REVIEWED AS PART OF THE 25TH LEEDS INTERNATIONAL FILM FESTIVAL
Two young men question their value in a soulless society, tire of playing it safe and feel emasculated by failed relationships- and so resort to a subculture of alter-egos, violence, and self-destruction. But perhaps what Fight Club was missing was a couple of dragsters converted into fully-functioning flamethrowers…
Best friends Woodrow (Evan Glodell) and Aiden (Tyler Durden Dawson) devote their lives to constructing weaponized muscle cars in preparation for an imminent apocalypse. But their current project, the ‘Mother Medusa’, is pushed to the back-burner upon the arrival of the enigmatic Milly (Jessie Wiseman). Soon the two friends are propelled into a world of red- hot envy, engines and vengeance. Part –road movie, part- buddy movie, part-romance, part-revenge. Beautiful, brutal and bruised, but just what is Bellflower? It’s a question you’ll still be asking as you stagger, hungover, back into the daylight and drudgery of the real world. There is nothing quite like it, with its homage to the cars-and-chaos action films of the ‘80s (with Mad Max being an explicit muse) proudly displayed like a hood ornament. Throw in grindhouse, dystopia and this year’s neo- noir throwback, Drive and we’re ready to hit the road.
At first, our slacker mechanics are your typical best buds headed for both California and the big time (although whether their peppering every sentence with a ‘dude’ or ‘totally’ is endearing or enraging is a matter of opinion) and the invitation for the viewer to share their small-town inertia is impossible to resist. But, riding shotgun with uncertainty on the open road, it’s a shock just how quickly, and violently, things escalate. Everything burns. Everything; as fire wipes the slate clean, the promises, the past, the photographs. Everything burns. And it’s precisely this use of fire- the most primal of instincts, destructive but purifying- that asserts the men’s masculinity. Rather than scream and shout, they let loose with home-made flame-throwers and blast their frustrations and frailties into the cold desert sky. They are not leaders, just two new additions to a motley crew of loose wires and short fuses; and you just know that when the time comes, it’s gonna be explosive.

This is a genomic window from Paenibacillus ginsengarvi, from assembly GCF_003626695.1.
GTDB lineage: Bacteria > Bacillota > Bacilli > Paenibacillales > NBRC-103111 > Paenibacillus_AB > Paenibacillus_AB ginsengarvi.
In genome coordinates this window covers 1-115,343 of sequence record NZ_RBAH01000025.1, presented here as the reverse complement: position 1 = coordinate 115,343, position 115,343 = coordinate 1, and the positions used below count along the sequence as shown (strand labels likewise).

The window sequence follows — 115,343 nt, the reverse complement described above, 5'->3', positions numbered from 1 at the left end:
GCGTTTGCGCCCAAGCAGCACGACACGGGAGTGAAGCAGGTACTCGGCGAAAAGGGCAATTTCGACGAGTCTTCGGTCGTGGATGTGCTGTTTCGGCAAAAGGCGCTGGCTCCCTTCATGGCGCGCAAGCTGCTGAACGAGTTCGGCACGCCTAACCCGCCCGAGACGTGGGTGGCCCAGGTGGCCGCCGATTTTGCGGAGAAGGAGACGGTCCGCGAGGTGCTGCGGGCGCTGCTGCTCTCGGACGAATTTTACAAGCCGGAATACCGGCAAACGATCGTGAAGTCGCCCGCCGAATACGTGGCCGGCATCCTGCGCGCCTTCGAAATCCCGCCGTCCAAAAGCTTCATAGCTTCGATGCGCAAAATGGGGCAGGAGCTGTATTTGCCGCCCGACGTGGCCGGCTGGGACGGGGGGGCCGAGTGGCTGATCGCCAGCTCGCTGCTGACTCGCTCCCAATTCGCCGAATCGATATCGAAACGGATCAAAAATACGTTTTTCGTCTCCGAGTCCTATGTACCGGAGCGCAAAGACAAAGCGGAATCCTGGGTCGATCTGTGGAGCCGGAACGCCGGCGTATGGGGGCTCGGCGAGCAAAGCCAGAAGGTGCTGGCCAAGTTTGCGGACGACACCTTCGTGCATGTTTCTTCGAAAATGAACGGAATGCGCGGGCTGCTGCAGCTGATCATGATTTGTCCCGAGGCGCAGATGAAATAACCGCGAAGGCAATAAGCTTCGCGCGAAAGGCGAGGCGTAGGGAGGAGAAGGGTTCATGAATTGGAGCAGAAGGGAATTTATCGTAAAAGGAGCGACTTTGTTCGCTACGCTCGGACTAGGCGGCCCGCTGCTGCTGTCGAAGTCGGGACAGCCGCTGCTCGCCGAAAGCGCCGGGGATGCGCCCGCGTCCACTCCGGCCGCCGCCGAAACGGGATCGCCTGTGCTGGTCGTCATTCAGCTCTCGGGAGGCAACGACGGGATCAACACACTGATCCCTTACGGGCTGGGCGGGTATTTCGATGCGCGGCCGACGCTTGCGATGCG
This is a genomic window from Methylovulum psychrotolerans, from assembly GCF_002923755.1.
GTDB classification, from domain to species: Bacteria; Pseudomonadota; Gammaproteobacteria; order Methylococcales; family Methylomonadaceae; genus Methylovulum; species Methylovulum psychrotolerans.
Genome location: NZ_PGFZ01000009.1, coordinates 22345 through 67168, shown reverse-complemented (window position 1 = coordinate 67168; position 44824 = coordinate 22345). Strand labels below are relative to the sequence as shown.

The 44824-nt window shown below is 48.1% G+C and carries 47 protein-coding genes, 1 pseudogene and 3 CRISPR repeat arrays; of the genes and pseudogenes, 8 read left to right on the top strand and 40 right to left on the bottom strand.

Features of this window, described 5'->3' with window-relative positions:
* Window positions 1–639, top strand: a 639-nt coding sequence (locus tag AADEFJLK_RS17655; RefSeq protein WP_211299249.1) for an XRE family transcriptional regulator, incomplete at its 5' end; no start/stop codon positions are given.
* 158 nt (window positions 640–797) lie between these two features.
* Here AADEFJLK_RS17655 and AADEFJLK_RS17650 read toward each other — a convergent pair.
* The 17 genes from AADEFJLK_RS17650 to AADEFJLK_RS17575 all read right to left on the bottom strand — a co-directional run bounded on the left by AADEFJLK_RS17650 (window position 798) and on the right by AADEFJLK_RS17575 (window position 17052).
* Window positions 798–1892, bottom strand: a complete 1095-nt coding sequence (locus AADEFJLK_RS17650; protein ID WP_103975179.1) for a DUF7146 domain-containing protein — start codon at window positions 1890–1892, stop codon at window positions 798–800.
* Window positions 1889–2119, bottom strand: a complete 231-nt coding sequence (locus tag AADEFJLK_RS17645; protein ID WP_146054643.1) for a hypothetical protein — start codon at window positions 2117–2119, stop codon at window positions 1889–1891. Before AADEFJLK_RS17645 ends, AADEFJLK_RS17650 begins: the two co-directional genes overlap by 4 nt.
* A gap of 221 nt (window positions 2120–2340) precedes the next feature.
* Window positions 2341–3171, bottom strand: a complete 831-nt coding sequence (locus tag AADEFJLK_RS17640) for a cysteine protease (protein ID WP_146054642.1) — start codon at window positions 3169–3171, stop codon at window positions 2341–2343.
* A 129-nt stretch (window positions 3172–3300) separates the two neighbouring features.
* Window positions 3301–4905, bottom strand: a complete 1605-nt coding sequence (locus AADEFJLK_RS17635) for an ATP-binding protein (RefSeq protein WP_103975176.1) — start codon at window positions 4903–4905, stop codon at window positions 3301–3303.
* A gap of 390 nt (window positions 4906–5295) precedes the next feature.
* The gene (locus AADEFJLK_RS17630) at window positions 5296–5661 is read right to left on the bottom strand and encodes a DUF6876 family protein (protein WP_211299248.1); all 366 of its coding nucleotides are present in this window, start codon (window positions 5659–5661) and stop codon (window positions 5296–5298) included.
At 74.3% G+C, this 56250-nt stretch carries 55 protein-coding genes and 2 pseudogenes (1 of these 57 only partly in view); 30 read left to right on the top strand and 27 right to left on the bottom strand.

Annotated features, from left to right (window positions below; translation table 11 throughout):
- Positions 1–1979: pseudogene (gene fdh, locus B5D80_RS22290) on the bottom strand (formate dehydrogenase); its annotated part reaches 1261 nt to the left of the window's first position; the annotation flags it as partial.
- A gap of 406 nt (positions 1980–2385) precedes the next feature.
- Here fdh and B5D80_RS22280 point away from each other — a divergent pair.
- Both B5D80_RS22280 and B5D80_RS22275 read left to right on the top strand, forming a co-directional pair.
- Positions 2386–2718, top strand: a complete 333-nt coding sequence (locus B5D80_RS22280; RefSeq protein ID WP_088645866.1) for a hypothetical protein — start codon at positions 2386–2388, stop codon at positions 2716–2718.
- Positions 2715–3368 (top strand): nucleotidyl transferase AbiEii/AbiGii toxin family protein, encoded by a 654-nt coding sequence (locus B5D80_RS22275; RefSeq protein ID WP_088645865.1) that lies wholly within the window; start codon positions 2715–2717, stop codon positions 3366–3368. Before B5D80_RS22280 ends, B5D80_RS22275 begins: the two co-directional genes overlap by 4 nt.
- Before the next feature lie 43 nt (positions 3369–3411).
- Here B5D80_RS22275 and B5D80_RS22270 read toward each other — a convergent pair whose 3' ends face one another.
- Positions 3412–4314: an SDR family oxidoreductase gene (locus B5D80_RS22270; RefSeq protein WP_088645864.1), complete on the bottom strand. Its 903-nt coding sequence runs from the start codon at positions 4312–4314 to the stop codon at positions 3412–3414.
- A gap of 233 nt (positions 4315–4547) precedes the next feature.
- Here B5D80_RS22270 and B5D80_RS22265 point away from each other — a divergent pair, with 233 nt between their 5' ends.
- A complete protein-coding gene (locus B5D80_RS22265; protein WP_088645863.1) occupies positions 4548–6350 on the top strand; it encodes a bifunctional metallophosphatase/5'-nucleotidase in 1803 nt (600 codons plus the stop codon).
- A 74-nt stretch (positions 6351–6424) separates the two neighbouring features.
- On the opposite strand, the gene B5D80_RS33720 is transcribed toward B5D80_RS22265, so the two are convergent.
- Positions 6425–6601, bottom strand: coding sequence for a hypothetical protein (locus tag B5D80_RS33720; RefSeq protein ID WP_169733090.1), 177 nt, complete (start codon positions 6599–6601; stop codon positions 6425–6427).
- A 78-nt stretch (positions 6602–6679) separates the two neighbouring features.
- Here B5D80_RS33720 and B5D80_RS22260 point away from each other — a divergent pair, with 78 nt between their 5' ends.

For writer/director/actor Glodell, following the well- worn path of self-sacrifice meant selling all his personal belongings and moving into an abandoned wing of an office building. It also meant custom-building his own camera, infusing each shot with a hallucinatory halo – like gazing through a gas leak. After a raft of music videos and shorts to his name, his feature-length directorial debut is sure to propel him to a wider audience. And Jonathan Keevil’s superbly sombre acoustic soundtrack stings and soothes like a swig of whisky.
There are minor flaws, mere scratches in the paintwork; a lull in the second act is borne from a muddled montage of unconstrained aggression and a continuity error shows characters driving home, despite having just swapped their car for a bike in a previous scene. But rarely has a film ended on such a dangerous, dizzying high. Woodrow’s plan for their future melts into an extended fantasy sequence; a sort of petrolhead ‘Project Mayhem’ to ensure their posterity – including the most ostentatious of alter egos and, in probably the film’s most striking scene, a mushroom cloud roaring on the horizon. You can practically smell the flames licking away at ‘Mother Medusa’, awaiting rebirth as the fieriest of Phoenixes.